Record Highs and Sharp Declines. Now What? | ETF Trends

By Multi-Asset Solutions team, Portfolio Strategist, New York Life Investment Management

In August, the S&P 500 index passed its pre-pandemic record high, marking the second-fastest bear market recovery in history. While the gains are certainly welcomed by investors, the straight-up rebound has raised a number of questions and makes pullbacks even more jarring.

1. If the economy is doing poorly, why has the stock market recovered so quickly?

Markets are forward-looking –Economic data tends to review backward-looking activity. Stocks on the other hand should reflect future expectations – whether those expectations are right or wrong. Yes, the economy is still a long way from regaining its pre-pandemic level of output and profit. But current market pricing reflects investor expectations for an uninterrupted economic recovery and rebound in corporate profits through 2021.

Policy matters – Fiscal and monetary stimulus has been a key support for the economy and the 55% rise in stock prices since the market low. Spending from Congress has, so far, filled the loss of income created by the historic spike in unemployment. For the first time in history, national income went up during a recession, rather than down. Consumer spending has been incredibly resilient. At the same time, the Federal Reserve (Fed) has implemented unprecedented monetary policy stimulus, which has both ensured the stability of the financial system and pushed investors to take more risk in search of reward.

2. After such a historic run, what’s next?

With risk assets on a tear, clients’ fears of missing out and advisors’ fears of meaningfully underperforming is palpable. While there is a bullish case to be made, there are also reasons for caution and oftentimes a sharp pullback can be an important reminder.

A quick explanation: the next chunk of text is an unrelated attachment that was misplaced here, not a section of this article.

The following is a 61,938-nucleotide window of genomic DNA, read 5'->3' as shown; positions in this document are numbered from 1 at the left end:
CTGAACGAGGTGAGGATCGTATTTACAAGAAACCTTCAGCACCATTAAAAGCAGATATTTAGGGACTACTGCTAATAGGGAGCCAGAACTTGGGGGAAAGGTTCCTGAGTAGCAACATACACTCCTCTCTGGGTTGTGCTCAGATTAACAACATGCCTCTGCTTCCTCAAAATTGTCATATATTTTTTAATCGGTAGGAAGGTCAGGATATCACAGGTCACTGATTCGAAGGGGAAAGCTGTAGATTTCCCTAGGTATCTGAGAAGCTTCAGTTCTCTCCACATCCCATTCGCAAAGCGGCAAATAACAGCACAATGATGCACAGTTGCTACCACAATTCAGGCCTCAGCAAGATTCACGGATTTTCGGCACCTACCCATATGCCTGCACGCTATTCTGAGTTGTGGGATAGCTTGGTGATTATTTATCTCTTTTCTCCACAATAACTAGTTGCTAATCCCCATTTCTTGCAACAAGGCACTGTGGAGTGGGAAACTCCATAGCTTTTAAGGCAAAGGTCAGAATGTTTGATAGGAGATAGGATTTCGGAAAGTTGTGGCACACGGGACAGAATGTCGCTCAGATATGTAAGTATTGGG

The market’s anticipation of an economic and corporate profit rebound is appropriate, but has it gone too far? Current valuations and nearly euphoric measures of trading sentiment signal, to us at least, that investors may be a little ahead of themselves. As in previous economic shocks, we expect pullbacks on the way to recovery.

There are a number of things for investors to be worried about: the recovery is likely to be uneven, temporary job loss is turning permanent in some sectors, and political and geopolitical risks abound. And so, while there is always risk to investing, high valuations and profound uncertainty make the next 6-12 months particularly worrisome.

It’s important to remember that pullbacks are normal. Looking at the last 15 bull-market recoveries over the past 90 years, the average return in the first year was 47%. But it’s not smooth sailing; 5% and 10% pullbacks are common. Most recently, the recovery from 2009 had three 5% pullbacks in the first year and a more than 15% correction in the summer of 2010 slightly after the initial one-year period studied.  We don’t expect the bull market to unwind, but we wouldn’t be surprised to see markets take new precedent moving forward.

Pullbacks are expected

Bear Market Bottom Gain in first year of rebound Number of 5% Pullbacks in 1st Year Number of 10% Pullbacks in 1st Year